Another Walk to the Eastern Edge of the City
I leave the house and walk north, towards Victoria Avenue. House sparrows are chirping in the cold air. At Victoria, I turn east. I’m going to walk in that direction, more or less in a straight line, for the next three hours. At the corner of Victoria Avenue and Albert Street, I pause in front of the city’s most famous vacant lot, the site of a failed condominium project which left a massive hole that the city had to pay to have filled in. It’s now fenced off, a gravel wasteland with big signs announcing it’s for sale. If at first you don’t succeed, try again.
A heavy smell of pancakes and frying bacon fills the air, even though all of the nearby restaurants seem to be closed because of the pandemic. Where is it coming from? The seats and backs of all the benches in front of city hall ave been removed. A sign nearby says, “We Are All In This Together.” A long sheet of plastic hangs in a tree in front of the SaskPower headquarters, as if a guerrilla Christo has been at work. Across from this installation, a coffee shop is closed despite the handwritten “open” sign in the window.
At the corner of Broad Street, a hotel announces that it is sending love to essential workers. What I remember as a print shop is now a detox centre. From a distance, I can see a thin layer of green on the branches of the street elms; close up, though, the branches look black. Maybe it’s a trick of the light. Pigeons are roosting on a roof. A lone sparrow is calling.
An old frame duplex is being renovated. I mistake a plastic owl in a window for a cat. I notice an old house covered in red insulbrick; it reminds me of the house next door to my grandmother’s place when I was a kid. Insulbrick, I’ve been told, lasts forever because it’s made of asbestos. The next block is lined with houses that look abandoned. A barking dog beside one of them startles me; clearly the houses aren’t empty, even if they look that way. On the corner of Winnipeg Street, a man is digging a hole in the sidewalk in front of a building that used to be a bank. The Milky Way is open, but it’s too cold for ice cream.
A temporary fence surrounds a vacant lot. Dandelions are in bloom. The stores and restaurants here are owned by newcomers to the city: an African grocery, and Japanese, Korean, Vietnamese, and Indian restaurants. The massage parlours have been closed because of the pandemic. I hear a man’s voice in the distance, broadcast through loudspeakers or a megaphone. Where is it coming from? I wonder. Could it be the auto auction I’ve walked past over on Arcola Avenue? A nightclub resembling a concrete bunker stands across the street. In front of a rundown house, two young dogs are on guard duty, barking behind a makeshift fence. Around the corner another dog barks at me. I ask myself if the dogs and fences are a symptom of the city’s problem with property crime.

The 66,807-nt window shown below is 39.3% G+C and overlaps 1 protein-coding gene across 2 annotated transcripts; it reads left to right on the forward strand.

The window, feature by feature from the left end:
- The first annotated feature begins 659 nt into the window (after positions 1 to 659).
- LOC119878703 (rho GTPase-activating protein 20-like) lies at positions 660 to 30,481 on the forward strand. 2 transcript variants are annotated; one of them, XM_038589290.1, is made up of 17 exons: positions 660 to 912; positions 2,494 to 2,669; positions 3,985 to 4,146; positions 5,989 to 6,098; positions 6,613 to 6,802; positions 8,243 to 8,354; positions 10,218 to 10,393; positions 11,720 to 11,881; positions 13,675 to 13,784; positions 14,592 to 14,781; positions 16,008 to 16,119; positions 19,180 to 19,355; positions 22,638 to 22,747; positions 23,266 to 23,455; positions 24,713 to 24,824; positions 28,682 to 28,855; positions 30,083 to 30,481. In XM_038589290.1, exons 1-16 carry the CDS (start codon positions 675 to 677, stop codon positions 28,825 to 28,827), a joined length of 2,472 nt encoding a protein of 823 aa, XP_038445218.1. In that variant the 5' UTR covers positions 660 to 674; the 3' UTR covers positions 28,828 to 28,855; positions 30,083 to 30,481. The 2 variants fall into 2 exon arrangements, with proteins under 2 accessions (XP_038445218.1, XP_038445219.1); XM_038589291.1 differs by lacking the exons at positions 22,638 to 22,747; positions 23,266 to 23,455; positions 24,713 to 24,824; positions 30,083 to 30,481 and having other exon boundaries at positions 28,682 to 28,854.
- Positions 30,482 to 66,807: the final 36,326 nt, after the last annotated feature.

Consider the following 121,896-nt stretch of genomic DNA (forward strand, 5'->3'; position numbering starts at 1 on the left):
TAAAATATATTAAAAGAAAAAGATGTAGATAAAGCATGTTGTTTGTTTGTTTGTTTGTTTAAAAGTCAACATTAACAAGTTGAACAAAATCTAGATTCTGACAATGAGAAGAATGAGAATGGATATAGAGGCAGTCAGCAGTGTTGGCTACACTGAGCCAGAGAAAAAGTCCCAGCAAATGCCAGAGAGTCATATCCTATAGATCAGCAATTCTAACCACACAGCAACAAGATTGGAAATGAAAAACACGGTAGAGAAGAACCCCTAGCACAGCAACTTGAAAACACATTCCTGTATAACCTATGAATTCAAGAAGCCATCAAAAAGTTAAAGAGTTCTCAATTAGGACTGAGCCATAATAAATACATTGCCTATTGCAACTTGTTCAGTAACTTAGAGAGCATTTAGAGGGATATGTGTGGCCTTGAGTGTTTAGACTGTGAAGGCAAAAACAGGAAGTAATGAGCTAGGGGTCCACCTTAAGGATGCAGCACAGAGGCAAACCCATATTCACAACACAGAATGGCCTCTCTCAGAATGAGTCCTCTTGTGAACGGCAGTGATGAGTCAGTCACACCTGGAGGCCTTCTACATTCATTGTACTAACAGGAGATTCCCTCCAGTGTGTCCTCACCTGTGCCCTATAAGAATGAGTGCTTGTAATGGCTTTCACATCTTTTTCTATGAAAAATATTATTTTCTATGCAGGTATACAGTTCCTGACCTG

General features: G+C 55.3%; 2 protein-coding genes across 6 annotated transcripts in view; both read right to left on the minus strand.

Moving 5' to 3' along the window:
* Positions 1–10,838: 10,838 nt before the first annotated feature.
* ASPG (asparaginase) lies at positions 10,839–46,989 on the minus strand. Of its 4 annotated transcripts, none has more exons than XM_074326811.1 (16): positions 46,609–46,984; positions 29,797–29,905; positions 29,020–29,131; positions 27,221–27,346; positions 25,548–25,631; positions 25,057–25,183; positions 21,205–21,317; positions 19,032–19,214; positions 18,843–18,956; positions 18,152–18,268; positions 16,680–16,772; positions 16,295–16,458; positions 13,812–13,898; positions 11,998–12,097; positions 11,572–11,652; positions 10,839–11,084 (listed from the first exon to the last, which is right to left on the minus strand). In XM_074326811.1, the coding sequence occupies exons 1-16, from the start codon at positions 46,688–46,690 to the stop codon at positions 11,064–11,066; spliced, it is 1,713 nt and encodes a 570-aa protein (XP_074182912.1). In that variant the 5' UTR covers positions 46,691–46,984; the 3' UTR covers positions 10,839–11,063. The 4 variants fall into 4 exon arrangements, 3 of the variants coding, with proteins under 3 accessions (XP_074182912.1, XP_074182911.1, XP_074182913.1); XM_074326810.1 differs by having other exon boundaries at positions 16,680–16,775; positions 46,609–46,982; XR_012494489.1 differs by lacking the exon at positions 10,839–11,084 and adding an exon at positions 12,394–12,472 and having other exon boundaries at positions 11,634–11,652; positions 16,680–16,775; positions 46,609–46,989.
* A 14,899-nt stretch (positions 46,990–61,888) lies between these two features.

I cross Arcola Avenue. The sound of the auctioneer is clear now. I can hear every word he says—“and now lot 70, a 2017 Dodge Ram pickup truck”—but no bidders are visible. Maybe they’re inside the building, I think, but if that’s the case, why broadcast the auctioneer’s voice throughout the neighbourhood? East of Arcola, Victoria Avenue is a broad avenue with narrow sidewalks and few trees. This is the neighbourhood that the ceramicist Vic Cicansky writes about in his memoir. Now, though, the side streets appear to be mostly industrial; I can’t see any sign of the community where Cicansky grew up. I arrive at Park Street. The building that houses the local newspaper has been leased to other businesses. There are few reporters working there now, and the presses are gone; the paper is now printed in Saskatoon. A billboard announces that it knows our names. I cross onto the service road and walk past a McDonald’s. A man stands outside, waiting for his food. I can smell frying fat. Behind me, a threatening ridge of cloud is moving in from the west. It looks like it might snow. The frying smell is making me hungry, and I eat a granola bar. A gopher whistles. The service road loops underneath the Ring Road. Victoria Avenue is now a busy highway. I wouldn’t care to be walking there; I’m glad for the service road.